Tag Archives: alcoholism

Free Kindle Book–A Reminder and a Note

I’m posting this for those who might have missed it yesterday.  The Kindle version of my new book of poetry (which contains the five poems included in my first book, Holding Breath: A Memoir of AIDS’ Wildfire Days, along with many others), A Rough Deliverance: Collected Poems 1983-2013, is FREE on Amazon through this Sunday (11/24/13). The link is below.  I’m hoping to get some reviews on the Amazon page and elsewhere by doing this; it really makes a big difference.  After Sunday the price of the Kindle version will go back up to $3.99.  The print version will be available within the next few days (and will be eligible for the new “MatchBook” program, through which someone who buys the print version can also get the Kindle version for a substantially discounted price–in this case, 99 cents).

For those who already downloaded the book early yesterday, when the promotion started, I wanted to let you know that I made some late changes to the text a little later in the day–I changed the Preface, and added a list of the poems at the beginning to make them easier to find within the book.  If those things matter to you, you may want to re-download the book.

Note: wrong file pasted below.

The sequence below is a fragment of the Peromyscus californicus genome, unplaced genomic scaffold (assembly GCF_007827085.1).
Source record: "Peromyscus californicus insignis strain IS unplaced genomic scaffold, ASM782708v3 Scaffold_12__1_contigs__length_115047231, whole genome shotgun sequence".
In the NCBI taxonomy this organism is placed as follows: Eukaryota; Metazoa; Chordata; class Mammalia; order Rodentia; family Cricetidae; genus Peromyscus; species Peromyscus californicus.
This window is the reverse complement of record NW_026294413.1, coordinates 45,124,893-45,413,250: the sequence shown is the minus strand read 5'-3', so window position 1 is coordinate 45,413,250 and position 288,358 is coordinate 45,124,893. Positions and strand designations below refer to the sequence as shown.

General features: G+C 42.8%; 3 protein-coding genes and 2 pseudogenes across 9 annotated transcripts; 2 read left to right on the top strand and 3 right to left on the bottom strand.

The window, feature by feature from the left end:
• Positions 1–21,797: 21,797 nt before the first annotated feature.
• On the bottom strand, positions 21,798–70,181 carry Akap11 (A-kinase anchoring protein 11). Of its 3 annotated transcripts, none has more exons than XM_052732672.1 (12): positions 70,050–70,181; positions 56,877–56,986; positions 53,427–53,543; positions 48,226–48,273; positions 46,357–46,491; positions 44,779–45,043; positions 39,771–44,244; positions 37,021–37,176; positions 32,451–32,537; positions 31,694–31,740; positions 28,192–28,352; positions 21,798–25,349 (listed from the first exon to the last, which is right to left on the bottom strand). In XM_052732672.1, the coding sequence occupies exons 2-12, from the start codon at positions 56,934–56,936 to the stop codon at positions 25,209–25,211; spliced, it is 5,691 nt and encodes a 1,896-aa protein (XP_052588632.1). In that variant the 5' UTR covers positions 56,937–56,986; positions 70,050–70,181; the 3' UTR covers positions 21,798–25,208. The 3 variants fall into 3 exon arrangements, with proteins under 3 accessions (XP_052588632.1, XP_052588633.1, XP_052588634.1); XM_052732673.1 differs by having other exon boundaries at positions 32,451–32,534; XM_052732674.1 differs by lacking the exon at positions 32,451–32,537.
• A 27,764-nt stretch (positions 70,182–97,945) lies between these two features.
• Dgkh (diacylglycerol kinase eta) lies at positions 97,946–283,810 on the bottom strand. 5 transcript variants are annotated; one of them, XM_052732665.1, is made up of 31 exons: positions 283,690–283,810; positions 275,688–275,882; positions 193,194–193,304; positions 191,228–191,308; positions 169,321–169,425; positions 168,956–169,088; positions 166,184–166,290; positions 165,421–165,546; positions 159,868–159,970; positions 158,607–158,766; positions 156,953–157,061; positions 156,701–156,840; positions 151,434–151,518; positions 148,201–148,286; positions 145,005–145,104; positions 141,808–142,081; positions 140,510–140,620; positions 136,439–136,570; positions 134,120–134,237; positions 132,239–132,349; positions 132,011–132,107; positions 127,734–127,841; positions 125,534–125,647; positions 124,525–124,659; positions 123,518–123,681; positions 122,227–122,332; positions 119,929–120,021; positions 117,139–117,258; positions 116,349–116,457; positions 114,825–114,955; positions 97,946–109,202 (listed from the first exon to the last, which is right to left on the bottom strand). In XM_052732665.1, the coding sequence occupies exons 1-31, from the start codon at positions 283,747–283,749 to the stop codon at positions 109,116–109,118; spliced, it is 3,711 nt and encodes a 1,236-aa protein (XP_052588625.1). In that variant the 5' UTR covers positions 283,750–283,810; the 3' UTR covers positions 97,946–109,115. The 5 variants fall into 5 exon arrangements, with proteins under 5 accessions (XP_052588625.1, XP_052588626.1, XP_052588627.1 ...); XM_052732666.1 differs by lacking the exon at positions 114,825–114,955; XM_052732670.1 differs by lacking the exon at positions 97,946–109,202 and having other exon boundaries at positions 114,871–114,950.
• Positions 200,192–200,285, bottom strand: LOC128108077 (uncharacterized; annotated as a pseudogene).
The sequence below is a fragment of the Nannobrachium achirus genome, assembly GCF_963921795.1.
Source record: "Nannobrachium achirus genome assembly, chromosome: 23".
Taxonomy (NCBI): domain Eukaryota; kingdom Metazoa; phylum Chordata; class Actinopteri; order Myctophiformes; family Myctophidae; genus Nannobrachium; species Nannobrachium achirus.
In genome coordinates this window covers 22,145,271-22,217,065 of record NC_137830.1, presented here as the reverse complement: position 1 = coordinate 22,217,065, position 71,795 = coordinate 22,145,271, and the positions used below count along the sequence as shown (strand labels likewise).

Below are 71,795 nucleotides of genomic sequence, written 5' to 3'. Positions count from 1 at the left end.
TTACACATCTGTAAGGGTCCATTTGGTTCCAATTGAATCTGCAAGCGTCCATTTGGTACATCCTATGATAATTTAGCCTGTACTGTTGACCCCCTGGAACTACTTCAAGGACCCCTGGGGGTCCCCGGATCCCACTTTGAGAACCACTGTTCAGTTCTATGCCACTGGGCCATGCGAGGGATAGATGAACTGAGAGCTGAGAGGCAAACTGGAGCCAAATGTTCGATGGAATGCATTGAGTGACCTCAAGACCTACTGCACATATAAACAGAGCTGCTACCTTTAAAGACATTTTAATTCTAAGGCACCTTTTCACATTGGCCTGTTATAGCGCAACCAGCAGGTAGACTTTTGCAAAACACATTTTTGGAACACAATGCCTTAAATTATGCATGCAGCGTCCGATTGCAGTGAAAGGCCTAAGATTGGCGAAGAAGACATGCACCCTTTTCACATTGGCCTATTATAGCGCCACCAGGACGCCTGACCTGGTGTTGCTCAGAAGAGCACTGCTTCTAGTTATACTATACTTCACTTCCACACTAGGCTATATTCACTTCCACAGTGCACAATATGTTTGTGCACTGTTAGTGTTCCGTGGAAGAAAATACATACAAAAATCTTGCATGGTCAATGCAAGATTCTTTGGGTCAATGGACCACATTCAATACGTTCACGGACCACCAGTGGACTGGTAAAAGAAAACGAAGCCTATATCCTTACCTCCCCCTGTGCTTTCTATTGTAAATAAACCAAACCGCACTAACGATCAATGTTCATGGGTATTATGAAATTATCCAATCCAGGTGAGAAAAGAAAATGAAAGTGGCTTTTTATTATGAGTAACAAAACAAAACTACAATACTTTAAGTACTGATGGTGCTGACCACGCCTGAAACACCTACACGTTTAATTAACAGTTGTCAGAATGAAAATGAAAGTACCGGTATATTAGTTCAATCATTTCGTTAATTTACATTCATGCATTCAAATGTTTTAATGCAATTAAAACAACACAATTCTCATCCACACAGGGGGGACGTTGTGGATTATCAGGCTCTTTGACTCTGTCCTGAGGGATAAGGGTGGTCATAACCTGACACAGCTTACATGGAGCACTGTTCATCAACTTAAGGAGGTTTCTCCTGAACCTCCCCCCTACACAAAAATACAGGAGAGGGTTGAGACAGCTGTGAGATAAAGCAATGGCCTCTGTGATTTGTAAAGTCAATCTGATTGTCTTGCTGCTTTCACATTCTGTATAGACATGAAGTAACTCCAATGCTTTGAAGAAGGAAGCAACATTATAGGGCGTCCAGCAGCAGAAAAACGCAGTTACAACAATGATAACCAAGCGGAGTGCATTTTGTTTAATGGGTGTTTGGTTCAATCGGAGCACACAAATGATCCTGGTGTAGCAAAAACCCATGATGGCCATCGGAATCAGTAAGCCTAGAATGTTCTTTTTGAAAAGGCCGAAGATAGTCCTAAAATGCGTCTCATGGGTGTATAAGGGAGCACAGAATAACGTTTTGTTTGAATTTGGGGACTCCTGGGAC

OK–no more changes any time soon!  Here’s the link:


A Rough Deliverance (Kindle version) Now Free on Amazon

I could swear that I posted this last night (maybe things are catching up to me after all!), but it’s not here now.  So, again, the Kindle version of my new book, A Rough Deliverance: Collected Poems 1983-2013, is now free (its usual price is $2.99), and will be through this Sunday, 11/24.  I’d love to have as many people as possible read it now that I’ve finally put it together.  If you do pick it up, it would be especially helpful if you would leave a review on its Amazon page (or anywhere else, really!).